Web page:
Over the past 30 years, I’ve had ample opportunity to see how married couples handle their finances. Some do a better job than others, but in general it is healthier for those finances — and the marriage itself — if both spouses take the attitude that they are in this thing together.
That may seem obvious, but what often drives a wedge between husband and wife when it comes to finances is that one of them assumes full control of that aspect of the household so it is more of a solo act than a team effort. This may be because one spouse earns more than the other, is more comfortable with financial matters, or is simply more bossy. The problem is, both spouses have their lives invested in the results, and both can do a great deal to influence those results.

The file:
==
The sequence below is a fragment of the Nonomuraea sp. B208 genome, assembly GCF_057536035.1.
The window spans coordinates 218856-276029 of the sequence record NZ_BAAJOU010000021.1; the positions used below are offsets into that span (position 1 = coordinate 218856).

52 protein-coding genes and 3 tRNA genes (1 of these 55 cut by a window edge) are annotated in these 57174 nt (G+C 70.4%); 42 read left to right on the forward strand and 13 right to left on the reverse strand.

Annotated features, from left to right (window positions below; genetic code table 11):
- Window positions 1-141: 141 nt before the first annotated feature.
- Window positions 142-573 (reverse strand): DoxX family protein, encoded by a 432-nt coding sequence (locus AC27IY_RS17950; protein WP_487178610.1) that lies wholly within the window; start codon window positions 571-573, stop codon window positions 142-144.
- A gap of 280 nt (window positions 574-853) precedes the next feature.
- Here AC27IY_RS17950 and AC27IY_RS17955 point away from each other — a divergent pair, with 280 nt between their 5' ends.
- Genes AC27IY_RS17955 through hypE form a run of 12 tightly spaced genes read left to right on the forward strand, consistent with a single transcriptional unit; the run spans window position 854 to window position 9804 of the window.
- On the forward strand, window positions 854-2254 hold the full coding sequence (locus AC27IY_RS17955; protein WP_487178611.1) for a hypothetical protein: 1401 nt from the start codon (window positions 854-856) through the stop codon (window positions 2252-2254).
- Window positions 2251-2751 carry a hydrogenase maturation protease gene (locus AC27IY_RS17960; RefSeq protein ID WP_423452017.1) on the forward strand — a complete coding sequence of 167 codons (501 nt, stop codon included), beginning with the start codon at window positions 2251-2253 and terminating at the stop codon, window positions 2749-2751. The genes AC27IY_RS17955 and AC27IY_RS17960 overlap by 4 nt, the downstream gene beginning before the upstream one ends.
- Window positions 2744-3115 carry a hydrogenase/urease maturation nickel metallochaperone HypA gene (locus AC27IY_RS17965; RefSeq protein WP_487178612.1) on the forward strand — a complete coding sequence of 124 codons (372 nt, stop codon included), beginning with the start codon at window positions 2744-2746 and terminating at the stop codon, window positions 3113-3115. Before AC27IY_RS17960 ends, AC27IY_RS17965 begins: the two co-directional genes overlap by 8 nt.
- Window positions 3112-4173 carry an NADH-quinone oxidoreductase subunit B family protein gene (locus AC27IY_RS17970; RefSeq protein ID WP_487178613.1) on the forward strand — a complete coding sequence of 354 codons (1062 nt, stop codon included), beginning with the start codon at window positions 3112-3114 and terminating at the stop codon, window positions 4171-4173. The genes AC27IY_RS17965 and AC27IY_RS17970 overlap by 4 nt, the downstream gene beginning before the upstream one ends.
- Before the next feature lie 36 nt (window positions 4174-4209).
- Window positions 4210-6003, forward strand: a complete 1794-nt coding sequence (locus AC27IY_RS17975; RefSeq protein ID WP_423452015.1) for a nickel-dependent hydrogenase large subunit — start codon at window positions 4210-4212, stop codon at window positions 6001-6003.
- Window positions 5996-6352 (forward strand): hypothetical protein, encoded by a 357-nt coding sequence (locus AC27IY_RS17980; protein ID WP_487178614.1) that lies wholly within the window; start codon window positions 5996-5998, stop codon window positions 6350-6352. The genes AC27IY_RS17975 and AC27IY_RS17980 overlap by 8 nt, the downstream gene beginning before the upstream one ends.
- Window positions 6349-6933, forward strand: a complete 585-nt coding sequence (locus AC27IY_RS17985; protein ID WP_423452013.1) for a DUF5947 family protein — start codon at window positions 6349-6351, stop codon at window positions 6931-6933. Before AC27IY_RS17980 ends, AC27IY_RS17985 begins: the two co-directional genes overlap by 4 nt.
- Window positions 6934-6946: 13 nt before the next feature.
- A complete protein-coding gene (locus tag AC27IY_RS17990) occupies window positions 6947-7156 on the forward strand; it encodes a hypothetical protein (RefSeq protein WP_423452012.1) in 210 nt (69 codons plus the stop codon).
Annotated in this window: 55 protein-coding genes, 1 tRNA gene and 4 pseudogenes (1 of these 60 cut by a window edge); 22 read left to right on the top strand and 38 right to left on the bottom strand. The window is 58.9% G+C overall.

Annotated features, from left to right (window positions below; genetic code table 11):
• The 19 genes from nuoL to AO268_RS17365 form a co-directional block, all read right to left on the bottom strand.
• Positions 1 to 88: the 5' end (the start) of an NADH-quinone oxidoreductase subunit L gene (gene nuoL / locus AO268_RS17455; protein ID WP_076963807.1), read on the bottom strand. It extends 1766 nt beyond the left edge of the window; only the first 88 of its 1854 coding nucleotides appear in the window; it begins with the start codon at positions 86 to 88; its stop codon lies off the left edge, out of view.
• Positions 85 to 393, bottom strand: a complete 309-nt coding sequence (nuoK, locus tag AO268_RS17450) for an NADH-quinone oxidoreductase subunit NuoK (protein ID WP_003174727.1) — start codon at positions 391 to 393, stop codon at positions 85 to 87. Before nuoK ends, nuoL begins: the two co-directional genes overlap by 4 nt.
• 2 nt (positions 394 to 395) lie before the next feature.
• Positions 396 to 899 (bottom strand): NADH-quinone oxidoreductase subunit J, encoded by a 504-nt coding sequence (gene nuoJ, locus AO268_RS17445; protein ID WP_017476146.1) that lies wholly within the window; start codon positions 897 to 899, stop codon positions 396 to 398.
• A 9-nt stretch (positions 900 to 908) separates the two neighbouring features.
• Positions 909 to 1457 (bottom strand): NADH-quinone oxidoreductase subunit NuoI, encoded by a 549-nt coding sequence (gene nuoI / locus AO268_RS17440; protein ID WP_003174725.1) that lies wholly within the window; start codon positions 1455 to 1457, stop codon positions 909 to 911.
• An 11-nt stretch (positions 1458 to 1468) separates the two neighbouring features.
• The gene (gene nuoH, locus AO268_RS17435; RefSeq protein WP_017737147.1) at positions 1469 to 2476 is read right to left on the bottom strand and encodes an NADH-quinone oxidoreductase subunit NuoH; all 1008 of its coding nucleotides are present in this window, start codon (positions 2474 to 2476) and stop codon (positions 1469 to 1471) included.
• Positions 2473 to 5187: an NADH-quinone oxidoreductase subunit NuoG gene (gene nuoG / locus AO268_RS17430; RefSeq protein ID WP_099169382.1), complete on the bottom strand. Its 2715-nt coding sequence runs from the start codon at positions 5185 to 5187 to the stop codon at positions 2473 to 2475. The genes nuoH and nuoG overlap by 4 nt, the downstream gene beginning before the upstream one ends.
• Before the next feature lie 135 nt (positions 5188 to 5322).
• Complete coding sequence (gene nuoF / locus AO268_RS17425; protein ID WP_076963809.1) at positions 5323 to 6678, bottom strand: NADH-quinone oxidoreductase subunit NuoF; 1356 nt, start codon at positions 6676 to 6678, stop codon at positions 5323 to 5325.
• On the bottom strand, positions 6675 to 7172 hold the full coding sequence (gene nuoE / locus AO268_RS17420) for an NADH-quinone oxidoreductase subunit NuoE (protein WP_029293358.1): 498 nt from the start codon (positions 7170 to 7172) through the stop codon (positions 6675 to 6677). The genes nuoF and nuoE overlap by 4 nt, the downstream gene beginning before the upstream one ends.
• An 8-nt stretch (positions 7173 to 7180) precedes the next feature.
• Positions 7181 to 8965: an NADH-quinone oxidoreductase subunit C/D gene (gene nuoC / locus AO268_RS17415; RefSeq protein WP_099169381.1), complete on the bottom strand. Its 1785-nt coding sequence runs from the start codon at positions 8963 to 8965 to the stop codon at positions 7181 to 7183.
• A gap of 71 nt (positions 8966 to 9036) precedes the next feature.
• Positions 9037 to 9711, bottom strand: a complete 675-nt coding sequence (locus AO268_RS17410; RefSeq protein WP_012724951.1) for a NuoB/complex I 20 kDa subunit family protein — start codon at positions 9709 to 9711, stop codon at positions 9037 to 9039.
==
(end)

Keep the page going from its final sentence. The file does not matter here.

That’s not to say that specific tasks can’t be divvied up. There should be clear responsibilities as to who pays the bills, who balances the checkbook, etc. Often things get done most efficiently in a marriage by a division of labor according to each person’s talents and inclinations.
Division of labor has worked well in my marriage — there are a couple of things I’m good at, and my wife is good at everything else, so it all works out. However, while specific financial tasks may be assigned to one person or another, it is important that there be enough communication on how things are going, and collaboration on key decisions, for both husband and wife to feel fully engaged in and responsible for the process.
Here are six reasons why shared financial responsibility is essential for a marriage:
- Neither spouse should be blamed for economic setbacks. The une